Thursday, November 09, 2006

This one, like the previous, was done with ballpoint pen. Try to zoom in, if you can, and check out the details. Bolts, valves, rocker arms; they are all in there. This is what is truly fun. Sure, it's very "Roth-like" with smoking tires, and a crazed, gearshifting pilot, and it's true, Mr. Roth influenced many generations, so we shouldn't become plagiarist, but I have incorporated a little of my own style into it. It really is fun to draw "rat-fink" style art. There is something unencumbered about it. It's relaxing, and without rules; just big tires, smoke, and a gearshift. Everything else is up to the artist. It's like Big Daddy gave us a "template" on how to effectively draw hotrods. No, it's like he gave us a template on how to illustrate the attitude of hotrodding. This is what made him so influential in the hotrod art world.
Back in the fifties, there was a feeling going around; an attitude; a kind of "underground kulture" was forming that encompassed cars, kids, and the need for freedom. Freedom from their parents, freedom from the restraints of an "obey the rules or else" society, and freedom from, of course, the speed limit. Artists tried, but nobody really ever found a way of tapping into this new way of thinking, until the gods of petrol gave the world Ed Roth. His art didn't just tell the world what these greased-up throttle jockeys were feeling, his art drove it down society's throat. With smoking tires, screaming engines, and a crazy, bug-eyed rodent named Ratfink, this new artistic style hit the hot rod scene in a way that no other artist will ever be able to duplicate.
This is not because he was the best illustrator, or the best painter. In fact, his work wasn't as technical, or as precise as some of his peers like George Trosley, who is a great artists, still pumping them out today. But he's not Big Daddy. So What made an above average artist so great? Well first, we, as artists, need to realize what art truly is. Art is nothing more, and hopefully nothing less, than a tangible display of something that is experienced in a non tangible way. "Whaaaaa?" Art is the expression of emotion. That's it. You see, artist aren't just paintbrush technicians, or pencil actuators. They are communicators. Their job is to communicate their emotions through their art. This is where most of us drop the ball. We focus so intently on being technically correct; "The windshield should look just like this", or "The guys hand is way too large", or "shiny paint needs to reflect just so", that we forget all about the emotions we should be trying to convey. This however, was not Mr. Roth's problem. His art was simple, but effective. Most of his stuff, was nothing more than a rat driving a car, but it was portrayed in such a way, that you ( the viewer) could feel the roar of the engine, you could smell the smoke bellowing off the rear tires, and if you looked at it long enough, you just had to get into your Dad's 58 Pontiac, and burn rubber all the way to A&W. Ed Roth's art encapsulated the attitude, and emotion of a generation. That is why his work was so great. And that is why no one will ever be able to surpass the impact his art has made on the automotive industry, and culture.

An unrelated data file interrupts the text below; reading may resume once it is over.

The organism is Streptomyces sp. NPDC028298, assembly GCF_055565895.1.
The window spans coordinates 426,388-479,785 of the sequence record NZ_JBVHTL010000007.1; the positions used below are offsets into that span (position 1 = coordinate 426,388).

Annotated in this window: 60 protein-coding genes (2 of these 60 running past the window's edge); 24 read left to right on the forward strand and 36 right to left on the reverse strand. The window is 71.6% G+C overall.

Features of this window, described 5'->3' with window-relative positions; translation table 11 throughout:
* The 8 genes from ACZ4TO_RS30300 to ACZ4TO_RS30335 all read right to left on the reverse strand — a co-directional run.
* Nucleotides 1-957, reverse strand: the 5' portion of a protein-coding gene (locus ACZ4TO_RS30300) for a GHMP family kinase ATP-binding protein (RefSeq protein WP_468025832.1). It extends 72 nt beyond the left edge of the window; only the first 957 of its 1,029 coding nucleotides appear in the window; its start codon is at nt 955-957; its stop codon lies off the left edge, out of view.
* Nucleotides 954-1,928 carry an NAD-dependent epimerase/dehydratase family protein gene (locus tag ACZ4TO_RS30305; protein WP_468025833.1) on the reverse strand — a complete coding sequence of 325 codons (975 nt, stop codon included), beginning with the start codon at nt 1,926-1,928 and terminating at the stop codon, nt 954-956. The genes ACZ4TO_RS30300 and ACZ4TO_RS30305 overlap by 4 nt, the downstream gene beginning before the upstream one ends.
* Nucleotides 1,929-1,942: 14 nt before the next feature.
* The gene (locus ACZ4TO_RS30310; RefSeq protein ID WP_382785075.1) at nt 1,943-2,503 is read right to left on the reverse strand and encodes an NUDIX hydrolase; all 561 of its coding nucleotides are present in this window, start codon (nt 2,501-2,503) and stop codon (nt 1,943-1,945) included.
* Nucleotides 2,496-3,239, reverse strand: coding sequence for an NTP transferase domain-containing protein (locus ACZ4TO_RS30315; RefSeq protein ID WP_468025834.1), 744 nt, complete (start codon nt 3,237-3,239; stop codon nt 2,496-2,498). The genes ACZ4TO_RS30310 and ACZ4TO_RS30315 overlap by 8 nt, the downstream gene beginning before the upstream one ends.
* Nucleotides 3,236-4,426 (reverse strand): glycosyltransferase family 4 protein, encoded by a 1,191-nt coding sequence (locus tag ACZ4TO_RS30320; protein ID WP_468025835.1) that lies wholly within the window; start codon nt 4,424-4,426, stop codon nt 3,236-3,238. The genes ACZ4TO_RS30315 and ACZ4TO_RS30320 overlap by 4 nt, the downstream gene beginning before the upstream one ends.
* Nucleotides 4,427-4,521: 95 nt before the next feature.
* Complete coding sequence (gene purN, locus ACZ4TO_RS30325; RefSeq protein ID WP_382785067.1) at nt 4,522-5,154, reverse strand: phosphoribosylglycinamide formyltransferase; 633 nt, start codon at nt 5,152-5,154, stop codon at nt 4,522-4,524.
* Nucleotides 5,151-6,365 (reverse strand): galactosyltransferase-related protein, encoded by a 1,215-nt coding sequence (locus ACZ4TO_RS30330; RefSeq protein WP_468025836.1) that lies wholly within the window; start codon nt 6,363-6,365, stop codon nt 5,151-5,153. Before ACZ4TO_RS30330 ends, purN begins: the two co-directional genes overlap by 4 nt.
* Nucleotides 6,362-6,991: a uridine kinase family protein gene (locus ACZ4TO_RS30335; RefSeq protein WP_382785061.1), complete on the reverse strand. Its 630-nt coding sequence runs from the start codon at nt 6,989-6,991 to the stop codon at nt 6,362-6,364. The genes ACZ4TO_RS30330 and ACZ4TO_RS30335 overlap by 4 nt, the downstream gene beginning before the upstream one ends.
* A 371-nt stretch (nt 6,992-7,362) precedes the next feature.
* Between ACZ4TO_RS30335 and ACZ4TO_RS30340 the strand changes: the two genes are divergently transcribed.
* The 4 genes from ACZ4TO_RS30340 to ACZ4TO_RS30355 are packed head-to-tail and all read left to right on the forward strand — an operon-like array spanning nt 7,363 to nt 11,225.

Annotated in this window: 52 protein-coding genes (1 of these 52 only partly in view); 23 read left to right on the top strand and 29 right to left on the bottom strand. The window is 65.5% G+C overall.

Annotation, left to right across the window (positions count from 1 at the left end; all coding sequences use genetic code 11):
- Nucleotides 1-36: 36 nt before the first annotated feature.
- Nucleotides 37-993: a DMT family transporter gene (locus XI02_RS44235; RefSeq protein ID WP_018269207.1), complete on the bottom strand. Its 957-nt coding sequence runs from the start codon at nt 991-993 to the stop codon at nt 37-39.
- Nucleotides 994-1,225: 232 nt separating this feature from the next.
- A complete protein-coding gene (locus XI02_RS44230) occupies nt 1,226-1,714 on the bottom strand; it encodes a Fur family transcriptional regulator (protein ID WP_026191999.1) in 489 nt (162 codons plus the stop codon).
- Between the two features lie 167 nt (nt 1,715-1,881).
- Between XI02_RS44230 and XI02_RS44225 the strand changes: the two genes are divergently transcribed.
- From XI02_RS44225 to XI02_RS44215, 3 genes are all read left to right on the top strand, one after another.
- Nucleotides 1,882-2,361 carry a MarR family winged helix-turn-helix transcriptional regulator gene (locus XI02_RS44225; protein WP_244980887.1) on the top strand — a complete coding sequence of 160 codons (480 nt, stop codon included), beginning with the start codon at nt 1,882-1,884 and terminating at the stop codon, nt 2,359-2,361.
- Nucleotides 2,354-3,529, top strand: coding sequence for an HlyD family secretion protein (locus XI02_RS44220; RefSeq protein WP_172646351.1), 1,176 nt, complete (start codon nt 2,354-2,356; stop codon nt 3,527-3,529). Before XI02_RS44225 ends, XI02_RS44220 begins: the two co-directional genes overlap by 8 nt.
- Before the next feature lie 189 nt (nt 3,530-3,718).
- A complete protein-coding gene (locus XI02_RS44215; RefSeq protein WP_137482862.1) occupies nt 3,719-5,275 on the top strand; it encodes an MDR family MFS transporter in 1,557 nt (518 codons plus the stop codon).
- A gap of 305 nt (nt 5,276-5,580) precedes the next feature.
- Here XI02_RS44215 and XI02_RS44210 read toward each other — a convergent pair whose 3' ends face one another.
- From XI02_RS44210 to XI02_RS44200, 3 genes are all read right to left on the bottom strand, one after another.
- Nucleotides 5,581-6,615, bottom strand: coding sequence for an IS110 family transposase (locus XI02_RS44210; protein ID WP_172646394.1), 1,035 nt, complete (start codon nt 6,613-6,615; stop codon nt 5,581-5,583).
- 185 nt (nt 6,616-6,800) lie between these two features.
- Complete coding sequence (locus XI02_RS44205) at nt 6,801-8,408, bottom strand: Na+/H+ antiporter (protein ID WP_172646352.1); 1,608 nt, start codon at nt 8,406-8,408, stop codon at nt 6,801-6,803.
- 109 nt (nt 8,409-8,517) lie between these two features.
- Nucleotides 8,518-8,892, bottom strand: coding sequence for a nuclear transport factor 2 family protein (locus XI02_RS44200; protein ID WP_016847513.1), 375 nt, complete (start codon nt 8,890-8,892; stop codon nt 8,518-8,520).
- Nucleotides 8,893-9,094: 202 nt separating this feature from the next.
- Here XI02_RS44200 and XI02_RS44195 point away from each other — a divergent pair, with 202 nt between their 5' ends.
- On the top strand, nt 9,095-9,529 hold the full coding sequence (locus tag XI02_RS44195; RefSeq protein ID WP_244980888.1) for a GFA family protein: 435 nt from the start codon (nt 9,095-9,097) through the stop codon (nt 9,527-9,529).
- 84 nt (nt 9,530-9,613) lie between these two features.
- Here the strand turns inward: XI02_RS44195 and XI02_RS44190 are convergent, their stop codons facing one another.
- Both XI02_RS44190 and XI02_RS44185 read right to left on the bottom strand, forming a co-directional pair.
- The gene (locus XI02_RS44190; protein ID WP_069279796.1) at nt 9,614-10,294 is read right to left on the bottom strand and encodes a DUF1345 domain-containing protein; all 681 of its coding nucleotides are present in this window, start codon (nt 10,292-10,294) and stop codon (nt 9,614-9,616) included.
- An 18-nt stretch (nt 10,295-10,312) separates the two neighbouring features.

Monday, November 06, 2006

I used a ballpoint pen for this one. This is pretty much a bad day, and his expression shows it. Look for hidden details, like the tribute to my mom, and of course, the rose. Some how, I don't think Chevrolet designed the small block for 12,000 rpm.

This is an old truck that I incorporated some "nifty engineering" for the rear end. Note how the rear bumper is held on. Again- my favorite- pen and ink. This represents the way things look, for most of us, too much of the time. The project is in work, unfinished, but in our minds, we see what is soon to come. Ah-if my garage floor was only that clean.

Sunday, November 05, 2006

Here is something funky. A baby carriage made from an old pick-up bed. I wanted to do something with a girls touch. After hearing from my niece Paige, I felt inspired. This would be a comfortable ride for any baby. But Mom would have to have to be the size of a gorilla to push it. Hay, you got give to get.